If your only familiarity with the Final Fantasy RPG video game and anime franchise is through Final Fantasy: The Spirits Within, the film that introduced computer generated Maxim model Aki Ross to the world, this will be something completely different. Technically, it will be all new for diehard fans as well, but they understand that is how the series rolls. The fifteenth game installment has not even released yet, but it already has its tie-in anime feature. There will indeed be crystals, tragic deaths, and a supertanker’s load of fighting in Takeshi Nozue’s Kingsglaive: Final Fantasy XV (trailer here), which opens tomorrow in New York.
Like Spirits Within, Kingsglaive employs motion capture animation—and it has come a long way since 2001. Frankly, there are times XV could pass for live action. Seriously. (It also ties into the web series Brotherhood: Final Fantasy, which is rendered in a more traditional big-eyed anime style). While Spirits Within was pretty hardcore dystopian science fiction, Kingsglaive freely blends fantasy and sf elements, but franchise fans seem to dig that.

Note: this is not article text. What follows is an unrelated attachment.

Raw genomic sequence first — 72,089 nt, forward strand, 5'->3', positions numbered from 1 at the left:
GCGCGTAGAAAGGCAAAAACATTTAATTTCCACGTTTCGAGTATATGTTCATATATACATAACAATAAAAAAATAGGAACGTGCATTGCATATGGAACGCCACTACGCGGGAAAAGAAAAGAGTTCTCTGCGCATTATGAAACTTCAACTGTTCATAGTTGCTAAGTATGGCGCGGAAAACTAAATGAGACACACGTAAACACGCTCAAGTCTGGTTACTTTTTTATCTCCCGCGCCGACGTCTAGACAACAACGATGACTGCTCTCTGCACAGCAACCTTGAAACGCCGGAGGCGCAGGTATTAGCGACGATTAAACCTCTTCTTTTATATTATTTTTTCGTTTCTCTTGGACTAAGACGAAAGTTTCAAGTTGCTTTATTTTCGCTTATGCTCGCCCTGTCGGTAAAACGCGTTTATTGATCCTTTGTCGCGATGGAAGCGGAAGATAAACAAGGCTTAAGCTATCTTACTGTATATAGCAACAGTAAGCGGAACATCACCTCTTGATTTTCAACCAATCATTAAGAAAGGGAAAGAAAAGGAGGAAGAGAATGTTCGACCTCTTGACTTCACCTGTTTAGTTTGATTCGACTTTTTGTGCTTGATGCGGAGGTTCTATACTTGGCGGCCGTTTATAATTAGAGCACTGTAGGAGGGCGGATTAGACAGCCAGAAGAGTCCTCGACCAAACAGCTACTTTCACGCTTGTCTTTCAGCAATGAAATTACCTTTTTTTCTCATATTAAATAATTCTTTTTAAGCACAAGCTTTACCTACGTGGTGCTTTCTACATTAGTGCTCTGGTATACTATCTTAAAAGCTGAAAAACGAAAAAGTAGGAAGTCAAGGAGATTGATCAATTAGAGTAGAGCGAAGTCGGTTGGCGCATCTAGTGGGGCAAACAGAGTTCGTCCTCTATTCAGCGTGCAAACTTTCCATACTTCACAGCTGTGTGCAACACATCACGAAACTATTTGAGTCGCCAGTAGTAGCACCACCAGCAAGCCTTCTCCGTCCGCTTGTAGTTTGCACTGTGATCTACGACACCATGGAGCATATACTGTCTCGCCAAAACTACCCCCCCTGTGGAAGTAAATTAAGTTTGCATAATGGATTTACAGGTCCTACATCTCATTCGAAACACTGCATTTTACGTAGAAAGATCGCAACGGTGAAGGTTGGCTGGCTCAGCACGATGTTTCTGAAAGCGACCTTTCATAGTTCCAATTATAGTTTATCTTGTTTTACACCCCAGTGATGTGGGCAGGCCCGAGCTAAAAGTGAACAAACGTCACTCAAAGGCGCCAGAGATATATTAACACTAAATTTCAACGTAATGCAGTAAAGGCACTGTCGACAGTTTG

Regis Lucis Caelum rules over the kingdom of Lucis with the aid of a magical crystal (a regular FF motif). Through its power, he invests his elite guard, the Kingsglaive, with magical abilities, including a limited form of teleportation via special batarang-like throwing weapons that they can essentially catch a ride on, in their de-materialized forms.
Unfortunately, even with all their magic, Lucis has been losing ground to the forces of the Nifflheim Empire and its weaponized dragons. Yet, just when Lucis seems to be down for the count, the Empire offers them a truce. The terms are not great, but they could be worse. As part of their concessions, the King’s son Noctis Lucis Caelum must marry Lunafreya Nox Fleuret, the captive princess of the subjugated Tenebrae people. Lucis and Tenebrae have been on bad terms ever since the Empire conquered the latter. The Palpatine-esque Nifflheim Emperor was hoping to trap Regis during his state visit there, but the King escaped leaving his hosts high and dry. Not surprisingly, in the hours leading up to the treaty-signing ceremony, dedicated Kingsglaive warrior Nyx Ulric uncovers evidence of Nifflheim duplicity. To thwart their plans, Ulric will try to rescue their unwitting pawn, the Princess. Or something like that. The whole plot business gets decidedly murky.
Arguably, Kingsglaive might be the truest cinematic adaptation of a video game, but it also might most closely approximate the experience of watching the game being playing. At times the action is an absolutely head-spinning spectacle, in the best and worst sense. The initial battle sequences look strikingly realistic, wildly exceeding viewer expectations. Yet ironically, as the explosions get bigger, the visceral impact diminishes.